In this case, the Plaintiff alleges that the Defendant "negligently delivered a package enclosed with string in violation of the Domestic Mail Manual," (Compl. at ¶ 5), and that the package in question should have been rejected as "non-mailable matter," (Compl. at ¶ 6); "improperly packaged," (Compl. at ¶ 7); and "packaged in a way that could harm employees, equipment and/or other mail," (Compl. at ¶ 8). The Plaintiffs' claims boil down to nothing more than a claim for negligence in accepting a package and negligence in delivering that package. As discussed above, acceptance and delivery fall within the "process" of "conveying [postal matter] from one person or place to another" and, thus, within the scope of "negligent transmission." Moreover, acceptance and delivery, as opposed to driving for instance, are clearly the types of conduct that this exception was designed to cover. Hence, the Plaintiffs' case constitutes a "claim arising out of ... negligent transmission of letters or postal matter" and is, therefore, jurisdictionally *803 barred under 28 U.S.C. Section 2680(b).
The Plaintiffs argue that this case does not fall within Section 2680(b) for two reasons. The Plaintiffs first assert and rely on Suchomajcz v. United States, 465 F. Supp. 474 (E.D.Pa.1979), a case decided by the U.S. District Court for the Eastern District of Pennsylvania. Suchomajcz is the only case in which any court has defined the term "negligent transmission." In that case, the court defined the term as "... the alteration or injury to a package or letter while in transit." Id., 465 F. Supp. at 476.
Reliance on that case is misdirected in that it is nonbinding on this Court, fact driven and easily distinguished from the case at hand. In Suchomajcz, the plaintiffs sued the Government for accepting packages for delivery by the Postal Service knowing that they were being forwarded to children and knowing that they contained dangerous explosives. Id. Those egregious facts, obviously distinguishable from the facts of this case where the Postal Service had no special knowledge of the content of the package in question, drove the court's reasoning. For example, the court noted that the plaintiffs' case did not present a claim for "which it would be unjust to make the government liable." Id. The court was also troubled by the intentional actions of the postal employees in that case. The distinguishable facts, the fact driven reasoning and the nonbinding status of Suchomajcz make application of its conclusions to this case inappropriate.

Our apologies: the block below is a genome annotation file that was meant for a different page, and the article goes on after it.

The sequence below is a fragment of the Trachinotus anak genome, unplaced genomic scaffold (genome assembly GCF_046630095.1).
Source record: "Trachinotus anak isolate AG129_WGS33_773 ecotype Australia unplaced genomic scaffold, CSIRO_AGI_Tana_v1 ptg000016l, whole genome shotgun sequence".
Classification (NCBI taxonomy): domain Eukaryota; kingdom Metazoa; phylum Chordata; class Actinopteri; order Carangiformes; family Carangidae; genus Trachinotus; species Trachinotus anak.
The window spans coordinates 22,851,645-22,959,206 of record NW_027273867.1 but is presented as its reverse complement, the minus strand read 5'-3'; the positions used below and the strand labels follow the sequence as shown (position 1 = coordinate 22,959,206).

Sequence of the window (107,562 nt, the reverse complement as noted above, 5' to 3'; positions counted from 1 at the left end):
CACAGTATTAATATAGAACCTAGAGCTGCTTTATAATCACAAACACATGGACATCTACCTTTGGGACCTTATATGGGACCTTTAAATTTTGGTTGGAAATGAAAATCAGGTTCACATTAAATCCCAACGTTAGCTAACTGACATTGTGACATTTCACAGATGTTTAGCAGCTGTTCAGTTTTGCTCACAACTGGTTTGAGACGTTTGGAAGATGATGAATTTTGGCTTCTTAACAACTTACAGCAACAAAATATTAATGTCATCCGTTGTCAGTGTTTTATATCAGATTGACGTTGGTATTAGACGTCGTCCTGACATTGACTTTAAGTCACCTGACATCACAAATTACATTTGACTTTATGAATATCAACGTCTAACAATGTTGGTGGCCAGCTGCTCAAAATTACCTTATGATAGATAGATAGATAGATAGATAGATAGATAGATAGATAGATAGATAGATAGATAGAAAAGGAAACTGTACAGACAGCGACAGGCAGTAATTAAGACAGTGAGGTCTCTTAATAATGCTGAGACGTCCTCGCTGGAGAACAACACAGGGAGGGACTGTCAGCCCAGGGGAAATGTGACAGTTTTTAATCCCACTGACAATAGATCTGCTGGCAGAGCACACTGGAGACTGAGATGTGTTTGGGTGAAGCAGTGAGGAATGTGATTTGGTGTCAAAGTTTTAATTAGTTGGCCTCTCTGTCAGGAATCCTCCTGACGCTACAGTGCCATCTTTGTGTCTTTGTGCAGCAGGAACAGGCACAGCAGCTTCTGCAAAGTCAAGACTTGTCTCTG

Additionally, the Plaintiffs argue that Section 2680(b) should not be applied to this case because it has never been applied to a mail bombing case. This argument is logically fallacious and no more persuasive than the converse argument that the Postal Service has never been held liable under the FTCA for a mail bombing incident. In any event, as indicated supra, regardless of how the issues are stated, this case is essentially a negligence case involving actions and subject matter that fall squarely within the scope of Section 2680(b). Accordingly, the Court concludes that this action is a "claim arising out of the ... negligent transmission of letters or postal matter" and is thus jurisdictionally barred under 28 U.S.C. Section 2680(b). The Defendant's motion to dismiss must, therefore, be GRANTED.
b. Discretionary Function: 28 U.S.C. Section 2680(a)
Section 2680(a), known as the discretionary function exception, provides that the FTCA does not apply to:
Any claim based upon an act or omission of an employee of the Government, exercising due care, in the execution of a statute or regulation, whether or not such statute or regulation be valid, or based upon the exercise or performance or the failure to exercise or perform a discretionary function or duty on the part of ... an employee of the Government, whether or not the discretion involved is abused.
28 U.S.C. § 2680(a). This exception was first discussed by the Supreme Court in Dalehite v. United States, 346 U.S. 15, 73 S. Ct. 956, 97 L. Ed. 1427 (1953), and has, thereafter, been refined and reduced to a two-part inquiry. See Powers, 996 F.2d at 1124 (citing United States v. Gaubert, 499 U.S. 315, 111 S. Ct. 1267, 113 L. Ed. 2d 335 (1991); Berkovitz by Berkovitz v. United States, 486 U.S. 531, 108 S. Ct. 1954, 100 L. Ed. 2d 531 (1988); United States v. Varig Airlines, 467 U.S. 797, 104 S. Ct. 2755, 81 L. Ed. 2d 660; Autery v. United States, 992 F.2d 1523 (11th Cir.1993)). First, the Court must examine the challenged conduct and inquire whether it involves "an element of judgment or choice." Powers, 996 F.2d at 1125 (citations omitted). Second, the Court must inquire "whether that judgment is of the kind that the discretionary function exception was designed to shield." Gaubert, 499 U.S. at 332, 111 S. Ct. at 1278 (citations omitted).
1. The challenged conduct involves "an element of judgment or choice."